December 2, 2007

Mike Potemra of National Review Online’s Corner Blog has a fine post about Pope Benedict XVI’s latest encyclical, this one on the hope and promise of eternal life through Jesus Christ. The focus of Potemra’s post is on the meaning of eternal life and the role the doctrine of Purgatory plays in, for lack of a better term, “getting us there”. What is particularly striking to me about Benedict’s encyclical, however, is his putting the sacrament of Baptism into its right and proper place in the theology, faith, and life of the Church – something very much needed these days, where all you hear in the mainline Protestant churches is the moanings and groanings of homosexuals and transgenders calling for “full inclusion”. In Benedict’s view, there is no higher place in the Church than the baptized, for he writes:

I would like to begin with the classical form of the dialogue with which the rite of Baptism expressed the reception of an infant into the community of believers and the infant’s rebirth in Christ. First of all the priest asked what name the parents had chosen for the child, and then he continued with the question: “What do you ask of the Church?” Answer: “Faith”. “And what does faith give you?” “Eternal life”. According to this dialogue, the parents were seeking access to the faith for their child, communion with believers, because they saw in faith the key to “eternal life”. Today as in the past, this is what being baptized, becoming Christians, is all about: it is not just an act of socialization within the community, not simply a welcome into the Church. The parents expect more for the one to be baptized: they expect that faith, which includes the corporeal nature of the Church and her sacraments, will give life to their child—eternal life.

This is what makes the “full inclusion” crowd and their incessant and juvenile bleatings so tiresome and loathsome to me. To them, the only sacrament of the Church that means anything to them is Ordination. And why is that, you might ask? So they can get the “keys to the kingdom” and lead the Church to a “deeper place of understanding” (the Presiding Bishop of the Episcopal Church’s favorite phrase) where they can feel GOOD! about themselves, their sexual orientation and preferences, and their life choices. You see, eternal life means nothing to them – it is only this life that’s important. Which just goes to show you just how theologically and intellectually (some might add morally) bankrupt, clueless, and misguided they are. If they weren’t, they’d understand what Benedict XVI is saying – that is, that true “full inclusion” (and the ONLY kind of inclusion that really matters in the grand scheme of things) results from Baptism. With no message of hope beyond this life and their own tawdry agendas to proclaim, is it any wonder people are leaving the mainline Protestant churches in droves?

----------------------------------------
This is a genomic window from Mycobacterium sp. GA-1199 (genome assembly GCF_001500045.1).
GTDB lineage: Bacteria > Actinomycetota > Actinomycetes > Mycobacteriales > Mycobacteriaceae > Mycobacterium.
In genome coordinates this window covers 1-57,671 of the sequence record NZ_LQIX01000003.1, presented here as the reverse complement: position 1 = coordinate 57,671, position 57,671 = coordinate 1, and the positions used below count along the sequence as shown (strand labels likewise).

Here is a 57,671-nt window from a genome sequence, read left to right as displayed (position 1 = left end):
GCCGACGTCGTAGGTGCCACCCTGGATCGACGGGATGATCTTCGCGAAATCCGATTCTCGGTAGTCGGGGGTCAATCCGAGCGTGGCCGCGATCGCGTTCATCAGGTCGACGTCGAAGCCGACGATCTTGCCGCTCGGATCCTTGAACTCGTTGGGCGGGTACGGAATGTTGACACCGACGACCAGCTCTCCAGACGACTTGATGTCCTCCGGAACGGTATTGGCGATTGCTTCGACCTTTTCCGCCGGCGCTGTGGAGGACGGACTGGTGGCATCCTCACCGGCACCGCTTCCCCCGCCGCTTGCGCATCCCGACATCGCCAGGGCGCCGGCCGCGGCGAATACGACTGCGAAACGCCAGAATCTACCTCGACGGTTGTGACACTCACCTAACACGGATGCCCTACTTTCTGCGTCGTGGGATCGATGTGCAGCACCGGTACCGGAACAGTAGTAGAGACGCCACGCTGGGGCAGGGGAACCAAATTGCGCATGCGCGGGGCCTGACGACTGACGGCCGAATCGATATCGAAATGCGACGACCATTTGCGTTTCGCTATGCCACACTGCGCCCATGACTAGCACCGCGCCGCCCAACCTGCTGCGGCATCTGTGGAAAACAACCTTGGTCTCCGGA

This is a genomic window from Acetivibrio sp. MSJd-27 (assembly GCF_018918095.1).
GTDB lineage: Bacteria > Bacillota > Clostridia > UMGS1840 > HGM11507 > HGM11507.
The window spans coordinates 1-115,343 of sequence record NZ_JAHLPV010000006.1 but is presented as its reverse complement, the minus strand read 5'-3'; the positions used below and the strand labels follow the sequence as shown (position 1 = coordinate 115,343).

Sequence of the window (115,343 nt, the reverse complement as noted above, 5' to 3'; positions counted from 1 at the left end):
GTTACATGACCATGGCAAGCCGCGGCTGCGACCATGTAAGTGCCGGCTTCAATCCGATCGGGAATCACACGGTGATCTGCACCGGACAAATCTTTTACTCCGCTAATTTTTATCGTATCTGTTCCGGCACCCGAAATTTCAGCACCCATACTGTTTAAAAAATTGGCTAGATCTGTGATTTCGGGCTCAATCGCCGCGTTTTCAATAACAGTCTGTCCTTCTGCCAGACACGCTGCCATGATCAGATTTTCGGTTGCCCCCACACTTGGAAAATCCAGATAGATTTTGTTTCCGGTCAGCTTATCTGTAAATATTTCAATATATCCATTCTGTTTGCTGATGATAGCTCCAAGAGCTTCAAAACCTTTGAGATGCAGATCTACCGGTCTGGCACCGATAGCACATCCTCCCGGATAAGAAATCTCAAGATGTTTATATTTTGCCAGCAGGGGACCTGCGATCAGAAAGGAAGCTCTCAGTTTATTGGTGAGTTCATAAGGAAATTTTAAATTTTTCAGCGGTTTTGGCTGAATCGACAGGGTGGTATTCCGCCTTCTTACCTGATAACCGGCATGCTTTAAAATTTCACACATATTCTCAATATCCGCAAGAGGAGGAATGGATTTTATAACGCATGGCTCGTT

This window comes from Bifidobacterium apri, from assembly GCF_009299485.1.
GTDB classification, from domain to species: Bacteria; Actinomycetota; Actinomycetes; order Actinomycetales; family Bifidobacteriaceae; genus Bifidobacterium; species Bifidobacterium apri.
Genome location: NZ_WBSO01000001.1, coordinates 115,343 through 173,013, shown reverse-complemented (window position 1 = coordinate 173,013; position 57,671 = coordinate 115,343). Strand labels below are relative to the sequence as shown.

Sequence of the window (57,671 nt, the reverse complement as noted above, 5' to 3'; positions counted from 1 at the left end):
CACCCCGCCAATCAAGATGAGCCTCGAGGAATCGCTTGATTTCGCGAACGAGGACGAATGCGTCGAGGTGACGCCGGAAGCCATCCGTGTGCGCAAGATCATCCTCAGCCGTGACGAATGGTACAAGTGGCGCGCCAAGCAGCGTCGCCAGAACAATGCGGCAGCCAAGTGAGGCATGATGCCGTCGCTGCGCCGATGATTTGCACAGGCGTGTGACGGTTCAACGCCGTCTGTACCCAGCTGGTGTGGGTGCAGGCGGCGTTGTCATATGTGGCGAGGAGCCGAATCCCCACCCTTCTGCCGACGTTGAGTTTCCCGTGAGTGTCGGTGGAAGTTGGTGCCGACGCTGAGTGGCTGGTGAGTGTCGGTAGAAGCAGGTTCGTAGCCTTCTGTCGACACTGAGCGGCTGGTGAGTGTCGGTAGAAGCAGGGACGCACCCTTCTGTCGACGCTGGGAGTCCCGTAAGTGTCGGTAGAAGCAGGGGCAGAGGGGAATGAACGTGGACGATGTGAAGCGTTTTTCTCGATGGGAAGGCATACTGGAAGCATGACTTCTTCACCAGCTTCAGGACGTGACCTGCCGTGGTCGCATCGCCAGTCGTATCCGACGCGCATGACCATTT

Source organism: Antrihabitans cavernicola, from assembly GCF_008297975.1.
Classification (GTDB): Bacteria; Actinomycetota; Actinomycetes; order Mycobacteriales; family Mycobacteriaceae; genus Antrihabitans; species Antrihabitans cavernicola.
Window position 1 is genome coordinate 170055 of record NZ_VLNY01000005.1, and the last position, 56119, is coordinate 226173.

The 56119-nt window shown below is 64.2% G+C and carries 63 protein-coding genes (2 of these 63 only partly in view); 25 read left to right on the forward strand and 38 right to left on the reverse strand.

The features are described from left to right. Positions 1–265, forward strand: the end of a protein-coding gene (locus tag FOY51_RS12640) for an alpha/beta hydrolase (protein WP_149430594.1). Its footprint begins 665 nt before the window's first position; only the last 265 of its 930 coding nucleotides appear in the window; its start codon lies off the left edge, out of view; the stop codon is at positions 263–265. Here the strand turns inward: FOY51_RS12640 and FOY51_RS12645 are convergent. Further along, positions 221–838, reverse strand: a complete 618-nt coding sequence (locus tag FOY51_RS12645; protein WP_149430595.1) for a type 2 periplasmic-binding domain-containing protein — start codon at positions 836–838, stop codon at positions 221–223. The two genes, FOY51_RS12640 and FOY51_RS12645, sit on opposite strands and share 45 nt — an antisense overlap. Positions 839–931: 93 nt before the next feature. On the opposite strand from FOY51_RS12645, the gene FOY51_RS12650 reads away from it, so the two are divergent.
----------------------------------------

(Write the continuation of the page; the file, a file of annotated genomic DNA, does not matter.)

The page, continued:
But I digress. Potemra is struck by the universal nature of Benedict’s writing on the nature of Purgatory, and here you’ll see a lot of mainline Protestant’s eyes rolling heavenward, but they needn’t be. As he points out, Purgatory has gotten a bad rap as a result of the corruption of the medieval Church with its Jesse-Jackson like shakedowns in the way of indulgences for loved ones seeking to gain eternal life for those who have passed on. But there’s nothing phony about Purgatory – how we get from our present imperfect state to the perfect state of eternal life requires some form of purgation (all in God’s time, of course), and the doctrine of Purgatory helps put that into words.

And that’s why Benedict’s encyclical is so important, for it speaks a universal message of hope to the masses – to a world where the only real promise and hope lie in faith of God’s love and mercy. As Potemra alludes, Benedict’s encyclical is a thoughtful, reasoned, and refreshing change to so much of the nonsense going on these days in the mainline Protestant churches. For once, a Christian church leader is asking us to think of our faith and our lives in the long term and the eternal, getting back to the basics of what faith, hope, baptism, sacrifice mean, and how all of these relate to life in Christ and our individual lives as Christians in this veil of tears we call life. Potemra summarizes his post this way:

I don’t have a view on whether or not there’s a Purgatory; I guess we’ll all find out soon enough. But Benedict XVI’s Christ-centered understanding of his own Church’s doctrine on the subject offers powerful material for reflection. Catholics—and everybody else concerned with man’s ultimate destiny—should be grateful for the presence of this fine thinker on the world stage.

Indeed. I just wish there were more solid thinkers like him amongst the leadership of the mainline Protestant churches in general, and the Episcopal Church in particular. More and more I find myself realizing that Roman Catholicism, even with its own struggles and imperfections (both past and present), is the thinking man’s religion.

Filed in: Religion & Culture by The Great White Shank at 01:00 | Comments Off on Thinking Man’s Religion
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